• Destroy your property or threaten to kill your pets?

  • Intimidate you with guns, knives or other weapons?

  • Shove you, slap you, choke you, or hit you?

  • Force you to try and drop charges?

  • Threaten to commit suicide?

  • Threaten to kill you?

If you answered 'yes' to even one of these questions,
you may be in an abusive relationship.

For support and more information please call the National Domestic Violence Hotline at 1-800-799-SAFE (7233) or at TTY 1-800-787-3224.

How widespread is family violence in Canada and the United States?

It is difficult to know the full extent of family violence in Canada, as it often remains hidden. The federal government has been working to increase our knowledge about family violence in Canada. National level data sources including the 1999 General Social Survey,1 the Canadian Incidence Study of Reported Child Abuse and Neglect (CIS), police-reported data (such as the Incident-based Uniform Crime Reporting (UCR2) Survey and the Homicide Survey), and recent Juristat articles on spousal and family violence indicate that family violence is a pervasive and widespread problem in Canada.

In the United States the pervasiveness of family violence is a growing concern as more than one million families in America face acts of violence everyday. The "National Task Force to End Sexual and Domestic Violence Against Women," clearly identifies a need to focus on the foundation of family violence as a preventative measure to stop abuse before violence transcends generations from the adult abuser to their children.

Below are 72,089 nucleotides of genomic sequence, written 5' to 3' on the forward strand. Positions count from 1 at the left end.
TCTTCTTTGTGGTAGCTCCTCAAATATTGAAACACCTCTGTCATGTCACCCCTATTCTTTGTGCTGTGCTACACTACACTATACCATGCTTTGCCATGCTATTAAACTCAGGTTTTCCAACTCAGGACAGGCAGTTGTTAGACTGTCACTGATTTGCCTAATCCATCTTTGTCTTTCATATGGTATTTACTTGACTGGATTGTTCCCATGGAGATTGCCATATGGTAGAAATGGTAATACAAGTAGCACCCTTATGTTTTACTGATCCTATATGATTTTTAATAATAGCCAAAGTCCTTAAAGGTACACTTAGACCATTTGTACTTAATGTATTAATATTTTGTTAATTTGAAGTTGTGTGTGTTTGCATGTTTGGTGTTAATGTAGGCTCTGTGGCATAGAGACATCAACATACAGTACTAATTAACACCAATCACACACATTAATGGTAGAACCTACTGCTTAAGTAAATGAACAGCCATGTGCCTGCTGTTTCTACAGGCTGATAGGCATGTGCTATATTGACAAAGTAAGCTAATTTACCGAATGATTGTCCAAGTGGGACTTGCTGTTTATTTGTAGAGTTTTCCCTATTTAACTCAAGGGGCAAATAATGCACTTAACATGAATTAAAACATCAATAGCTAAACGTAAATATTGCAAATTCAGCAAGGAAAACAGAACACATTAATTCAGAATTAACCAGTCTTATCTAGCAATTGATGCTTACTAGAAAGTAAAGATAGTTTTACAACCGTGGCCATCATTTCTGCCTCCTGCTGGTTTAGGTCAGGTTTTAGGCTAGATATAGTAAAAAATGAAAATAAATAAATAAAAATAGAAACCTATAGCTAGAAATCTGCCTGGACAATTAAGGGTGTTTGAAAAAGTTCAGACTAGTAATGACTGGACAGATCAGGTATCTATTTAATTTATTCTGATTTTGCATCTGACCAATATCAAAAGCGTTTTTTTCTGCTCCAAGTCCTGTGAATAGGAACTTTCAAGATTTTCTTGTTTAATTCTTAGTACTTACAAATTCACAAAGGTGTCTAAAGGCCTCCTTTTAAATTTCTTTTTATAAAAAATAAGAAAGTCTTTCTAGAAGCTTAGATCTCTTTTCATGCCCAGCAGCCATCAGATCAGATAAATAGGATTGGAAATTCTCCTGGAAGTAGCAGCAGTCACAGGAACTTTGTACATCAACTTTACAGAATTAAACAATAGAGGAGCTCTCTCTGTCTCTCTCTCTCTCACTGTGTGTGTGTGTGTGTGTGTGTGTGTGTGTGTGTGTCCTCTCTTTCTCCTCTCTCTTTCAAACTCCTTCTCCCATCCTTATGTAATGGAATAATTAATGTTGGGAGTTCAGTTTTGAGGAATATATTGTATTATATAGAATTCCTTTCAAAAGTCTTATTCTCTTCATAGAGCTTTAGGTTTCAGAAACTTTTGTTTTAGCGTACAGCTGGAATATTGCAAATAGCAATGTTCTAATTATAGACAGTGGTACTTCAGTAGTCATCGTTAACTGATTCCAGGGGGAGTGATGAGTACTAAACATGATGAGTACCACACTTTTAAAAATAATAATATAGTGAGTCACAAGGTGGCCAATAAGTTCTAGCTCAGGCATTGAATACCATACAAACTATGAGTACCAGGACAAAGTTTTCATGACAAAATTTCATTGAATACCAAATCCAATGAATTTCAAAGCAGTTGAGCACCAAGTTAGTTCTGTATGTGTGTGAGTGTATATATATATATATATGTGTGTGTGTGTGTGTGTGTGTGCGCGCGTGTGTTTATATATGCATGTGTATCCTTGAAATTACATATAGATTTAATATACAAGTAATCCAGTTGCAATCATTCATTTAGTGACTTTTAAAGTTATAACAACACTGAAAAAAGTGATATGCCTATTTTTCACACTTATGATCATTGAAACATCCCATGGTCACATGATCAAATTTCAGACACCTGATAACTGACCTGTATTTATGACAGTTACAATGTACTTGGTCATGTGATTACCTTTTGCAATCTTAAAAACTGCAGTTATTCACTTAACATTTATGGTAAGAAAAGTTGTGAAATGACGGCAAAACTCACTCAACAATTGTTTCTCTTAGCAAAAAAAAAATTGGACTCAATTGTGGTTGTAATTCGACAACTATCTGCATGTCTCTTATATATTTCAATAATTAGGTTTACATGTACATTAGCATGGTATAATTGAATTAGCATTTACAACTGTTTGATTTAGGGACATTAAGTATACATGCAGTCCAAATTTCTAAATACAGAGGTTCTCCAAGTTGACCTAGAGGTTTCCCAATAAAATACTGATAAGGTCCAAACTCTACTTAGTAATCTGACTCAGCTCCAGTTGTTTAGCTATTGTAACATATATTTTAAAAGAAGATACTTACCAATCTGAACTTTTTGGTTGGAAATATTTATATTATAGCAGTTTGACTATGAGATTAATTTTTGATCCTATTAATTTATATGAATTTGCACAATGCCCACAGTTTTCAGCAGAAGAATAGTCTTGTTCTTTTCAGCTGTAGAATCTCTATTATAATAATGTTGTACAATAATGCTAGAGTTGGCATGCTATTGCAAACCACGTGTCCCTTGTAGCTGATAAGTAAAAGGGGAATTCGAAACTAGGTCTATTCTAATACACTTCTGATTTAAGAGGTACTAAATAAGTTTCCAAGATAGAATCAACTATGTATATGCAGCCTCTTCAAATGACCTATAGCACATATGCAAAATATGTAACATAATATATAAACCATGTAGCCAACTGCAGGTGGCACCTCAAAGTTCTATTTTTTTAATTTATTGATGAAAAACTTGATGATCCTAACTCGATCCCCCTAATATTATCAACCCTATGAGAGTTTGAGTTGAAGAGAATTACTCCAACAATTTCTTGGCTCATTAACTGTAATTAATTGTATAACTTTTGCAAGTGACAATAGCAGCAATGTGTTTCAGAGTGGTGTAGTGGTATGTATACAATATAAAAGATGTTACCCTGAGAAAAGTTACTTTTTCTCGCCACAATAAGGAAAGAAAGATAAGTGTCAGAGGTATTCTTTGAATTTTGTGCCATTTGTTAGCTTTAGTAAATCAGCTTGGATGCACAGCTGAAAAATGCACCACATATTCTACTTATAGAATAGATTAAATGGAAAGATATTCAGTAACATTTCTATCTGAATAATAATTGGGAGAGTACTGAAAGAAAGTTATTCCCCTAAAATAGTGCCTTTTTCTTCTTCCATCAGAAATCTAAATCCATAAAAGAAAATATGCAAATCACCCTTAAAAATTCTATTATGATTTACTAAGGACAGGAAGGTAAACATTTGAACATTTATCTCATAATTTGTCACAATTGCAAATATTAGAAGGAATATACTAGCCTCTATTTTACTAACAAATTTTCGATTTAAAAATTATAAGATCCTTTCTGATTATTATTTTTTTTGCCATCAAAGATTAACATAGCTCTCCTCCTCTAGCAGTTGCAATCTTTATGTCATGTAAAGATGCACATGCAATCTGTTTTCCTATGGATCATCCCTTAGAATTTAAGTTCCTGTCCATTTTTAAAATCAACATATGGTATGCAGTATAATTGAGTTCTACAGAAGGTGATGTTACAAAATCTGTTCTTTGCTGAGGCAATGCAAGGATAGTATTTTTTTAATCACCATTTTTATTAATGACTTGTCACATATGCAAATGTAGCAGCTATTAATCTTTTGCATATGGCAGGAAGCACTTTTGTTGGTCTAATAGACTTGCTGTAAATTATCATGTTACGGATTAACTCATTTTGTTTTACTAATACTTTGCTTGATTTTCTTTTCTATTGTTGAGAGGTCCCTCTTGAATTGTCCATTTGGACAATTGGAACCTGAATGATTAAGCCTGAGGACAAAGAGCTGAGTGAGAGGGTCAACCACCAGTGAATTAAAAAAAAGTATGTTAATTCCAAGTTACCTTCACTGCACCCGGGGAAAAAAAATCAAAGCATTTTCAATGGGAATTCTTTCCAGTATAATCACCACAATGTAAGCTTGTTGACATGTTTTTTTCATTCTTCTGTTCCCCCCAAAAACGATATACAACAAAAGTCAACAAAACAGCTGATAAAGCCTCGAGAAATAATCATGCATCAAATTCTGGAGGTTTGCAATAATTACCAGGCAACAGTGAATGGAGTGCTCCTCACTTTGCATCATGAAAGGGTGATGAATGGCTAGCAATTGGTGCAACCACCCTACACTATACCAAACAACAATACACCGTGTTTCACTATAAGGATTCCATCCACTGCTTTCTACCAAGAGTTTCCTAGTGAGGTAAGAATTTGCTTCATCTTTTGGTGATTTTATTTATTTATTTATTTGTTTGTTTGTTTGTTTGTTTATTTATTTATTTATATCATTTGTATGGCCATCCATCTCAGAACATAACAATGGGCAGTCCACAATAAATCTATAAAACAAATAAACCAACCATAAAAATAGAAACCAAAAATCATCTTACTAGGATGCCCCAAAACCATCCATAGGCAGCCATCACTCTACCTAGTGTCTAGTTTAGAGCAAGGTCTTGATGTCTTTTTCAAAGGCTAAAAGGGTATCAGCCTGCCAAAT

Review the Violence Against Women Act-2005 for more information; see also the "National Data on Intimate Partner Violence 1987-2008" here>>
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Survey show the following family violence rates:

  • based on responses from approximately 26,000 people, an estimated 7% of adults (equivalent to about 690,000 women and 549,000 men in Canada) experienced some form of violence in their marriage or common-law relationship in the five years prior to the 2008 General Social Survey.
  • the unintended victims of family violence include the children living in close to half a million households in Canada who saw or heard one parent being assaulted by the other in the five-year period covered by the General Social Survey.2
  • there were an estimated 135,573 child maltreatment investigations in Canada in 1998 (a rate of almost 22 investigations per 1000 children aged 0 to 15).  Almost half (45%) of the investigations were substantiated. Ten percent (10%) of investigations involved alleged sexual abuse (38% of these were substantiated). (Canadian Incidence Study of Reported Child Abuse and Neglect)
  • police-reported data for 1999 (from the Incident-based Uniform Crime Reporting Survey) indicates that 60% of all sexual assault victims are children and youth (under age 18). Parents are responsible for 42% of these assaults.
  • one percent (1%) of seniors were physically assaulted by a spouse, adult child or caregiver, and 7%  experienced some form of emotional or financial abuse, usually by a spouse, in the five years prior to the 1999 General Social Survey.
  • two percent (2%) of all victims of violent crime in 1999 were older adults (aged 65 and older) (Incident-based Uniform Crime Reporting Survey)
  • in the past two decades, data from the Homicide Survey indicates that, of all individuals who were murdered, approximately one-third were killed by a relative.

Many experts suggest that the prevalence of family violence may, in fact, be much higher than these figures, given that neither surveys, studies nor police reports capture all incidents of violence and abuse. For example, research has shown that many abuse victims do not - or cannot - report their experiences to the police, although there are some signs that reporting is increasing.